When one talks about human behavior, one must consider other factors as well. Human beings cannot necessarily judge evidence objectively. One person may always vote for candidates in a certain political party because his or her parents did so. Another person may vote for a political party because he or she dislikes the general platform of the opposing party. Someone else may believe that a candidate belonging one social group could not possibly understand or fairly represent the needs of another social group and vote accordingly. Still others might vote for a candidate because of the way the candidate dresses or because he or she appears to be a "nice" person.
Because the human decision-making process is so complex, it is virtually impossible to generalize from the opinions and behaviors of one person, or even a small group of people, to make conclusions about how all human beings think or behave. For this reason, it is important to use the scientific method and probability theory to better understand why people act the way they do. Without an understanding of probability theory, one can easily fall into the trap of thinking that a single set of statistics "proves" a theory, or that the results of one study will be replicated in all future studies on the same topic. Because it is impossible to extrapolate from the behaviors and motivations of one individual to the behaviors and motivations of individuals in general, it is necessary to use scientific and mathematical tools to better interpret the world around us. Probability theory, and the inferential statistical tools that are based on it, helps scientists and researchers determine whether the results that they observe are due to chance or to some other underlying cause.
Virtually every semester, at least one of my students proudly announces that the statistical analysis he or she has performed on his or her research data "proves" that his or her hypothesis is right. As satisfying as this conclusion might be, in truth, statistics do not prove anything, nor is the scientific method a quest for proof. Statistics merely express confidence and describe probabilities concerning whether or not the null hypothesis is more likely to be true than the alternate hypothesis. This fact is frequently demonstrated in scientific literature when one group of scientists attempts to replicate the research of another group and finds that their research results lead to conclusions that are different from the original group's. A lack of understanding of the way that probability works can lead to poor experimental design and spurious results. The results of a statistical data analysis do not prove whether or not one's hypothesis is true, only whether or not there is a probability of the hypothesis being true at a given confidence level. So, for example, if a t-test or analysis of variance yields a value that is significant at the p = .05 level, this does not mean that the hypothesis is true; it means that the analyst runs the risk of being wrong 5 times out of 100.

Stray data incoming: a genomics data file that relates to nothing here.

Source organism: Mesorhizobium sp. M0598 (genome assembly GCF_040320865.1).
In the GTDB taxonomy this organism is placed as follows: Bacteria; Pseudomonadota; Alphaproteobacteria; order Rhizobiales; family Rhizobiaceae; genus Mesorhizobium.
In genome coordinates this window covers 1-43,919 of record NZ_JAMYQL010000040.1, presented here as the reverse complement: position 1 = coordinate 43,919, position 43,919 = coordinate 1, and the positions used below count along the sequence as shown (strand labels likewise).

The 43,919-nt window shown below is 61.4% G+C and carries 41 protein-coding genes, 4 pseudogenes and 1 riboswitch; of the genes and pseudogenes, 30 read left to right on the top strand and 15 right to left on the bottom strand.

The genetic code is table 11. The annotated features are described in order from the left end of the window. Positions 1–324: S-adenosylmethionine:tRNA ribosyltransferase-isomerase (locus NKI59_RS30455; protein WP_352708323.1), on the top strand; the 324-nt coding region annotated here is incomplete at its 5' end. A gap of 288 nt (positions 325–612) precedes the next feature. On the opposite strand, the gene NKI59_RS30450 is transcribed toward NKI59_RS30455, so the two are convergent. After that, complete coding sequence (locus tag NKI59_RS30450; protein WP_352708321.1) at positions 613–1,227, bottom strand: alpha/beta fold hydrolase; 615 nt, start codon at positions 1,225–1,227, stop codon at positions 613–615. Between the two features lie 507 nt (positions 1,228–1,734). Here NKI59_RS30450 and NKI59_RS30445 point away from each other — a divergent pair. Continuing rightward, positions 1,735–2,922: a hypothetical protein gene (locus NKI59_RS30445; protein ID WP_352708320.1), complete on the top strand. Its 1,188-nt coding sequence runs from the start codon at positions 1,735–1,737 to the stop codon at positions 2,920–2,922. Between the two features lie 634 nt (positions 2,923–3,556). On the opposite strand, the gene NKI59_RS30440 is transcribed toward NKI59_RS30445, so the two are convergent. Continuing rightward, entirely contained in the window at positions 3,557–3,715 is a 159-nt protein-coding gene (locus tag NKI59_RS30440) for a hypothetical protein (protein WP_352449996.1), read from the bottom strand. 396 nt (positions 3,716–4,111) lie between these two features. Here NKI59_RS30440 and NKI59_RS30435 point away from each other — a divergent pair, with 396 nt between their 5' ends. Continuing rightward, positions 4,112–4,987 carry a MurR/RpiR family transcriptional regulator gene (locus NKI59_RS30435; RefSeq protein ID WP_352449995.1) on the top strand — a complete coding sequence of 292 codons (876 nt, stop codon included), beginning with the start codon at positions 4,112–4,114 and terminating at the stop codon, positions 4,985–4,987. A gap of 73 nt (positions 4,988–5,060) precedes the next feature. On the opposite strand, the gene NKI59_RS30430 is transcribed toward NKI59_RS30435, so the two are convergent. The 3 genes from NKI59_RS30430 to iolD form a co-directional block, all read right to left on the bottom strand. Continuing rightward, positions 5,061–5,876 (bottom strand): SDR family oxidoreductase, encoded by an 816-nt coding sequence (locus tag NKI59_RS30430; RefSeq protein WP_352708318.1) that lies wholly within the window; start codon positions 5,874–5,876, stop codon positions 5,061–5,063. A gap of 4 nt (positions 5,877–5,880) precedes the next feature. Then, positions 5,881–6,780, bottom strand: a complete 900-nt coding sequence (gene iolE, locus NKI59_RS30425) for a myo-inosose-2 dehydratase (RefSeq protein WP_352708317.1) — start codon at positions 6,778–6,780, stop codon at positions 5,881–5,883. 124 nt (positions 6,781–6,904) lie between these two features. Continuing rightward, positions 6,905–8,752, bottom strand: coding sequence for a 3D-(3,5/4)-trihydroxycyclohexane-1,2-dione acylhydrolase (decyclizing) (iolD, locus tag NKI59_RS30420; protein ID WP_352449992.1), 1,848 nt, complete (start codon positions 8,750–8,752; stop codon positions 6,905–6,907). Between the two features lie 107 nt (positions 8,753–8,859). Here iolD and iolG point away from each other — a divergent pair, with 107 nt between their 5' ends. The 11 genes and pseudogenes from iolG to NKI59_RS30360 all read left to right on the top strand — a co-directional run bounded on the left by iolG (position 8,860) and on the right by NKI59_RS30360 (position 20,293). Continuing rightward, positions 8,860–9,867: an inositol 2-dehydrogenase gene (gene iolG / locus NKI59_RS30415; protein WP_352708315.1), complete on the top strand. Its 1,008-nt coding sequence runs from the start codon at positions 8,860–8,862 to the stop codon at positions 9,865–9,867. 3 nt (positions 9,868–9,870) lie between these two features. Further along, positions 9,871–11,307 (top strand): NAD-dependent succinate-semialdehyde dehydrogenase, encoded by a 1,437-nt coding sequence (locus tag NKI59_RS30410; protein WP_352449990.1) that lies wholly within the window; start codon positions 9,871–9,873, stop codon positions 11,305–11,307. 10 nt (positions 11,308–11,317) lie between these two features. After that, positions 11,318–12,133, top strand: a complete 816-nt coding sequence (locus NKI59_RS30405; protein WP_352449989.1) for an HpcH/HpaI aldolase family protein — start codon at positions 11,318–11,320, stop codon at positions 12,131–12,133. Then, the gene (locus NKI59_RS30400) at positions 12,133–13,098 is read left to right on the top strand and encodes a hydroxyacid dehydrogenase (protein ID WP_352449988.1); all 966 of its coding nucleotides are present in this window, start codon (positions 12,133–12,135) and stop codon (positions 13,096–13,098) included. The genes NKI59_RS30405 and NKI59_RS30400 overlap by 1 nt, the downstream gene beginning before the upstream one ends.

Without an understanding of probability theory and what statistics can and cannot accomplish, it may be tempting to look at the results of a research study or experiment, apply a few descriptive statistical techniques, and draw a conclusion about whether or not one's hypothesis is true. However, the objects of scientific study rarely yield black-and-white results. Even in the physical sciences, results can vary depending on the conditions under which a study was done. Therefore, inferential statistics are used to test hypotheses to determine if the results of a study have statistical significance, meaning that they occur at a rate that is unlikely to be due to chance, and to evaluate the probability of the null hypothesis (H0) being true. Inferential statistics allow the researcher to make inferences about the qualities or characteristics of the population that are based on observations of a sample. However, to understand what the results of statistical tests mean, one needs to...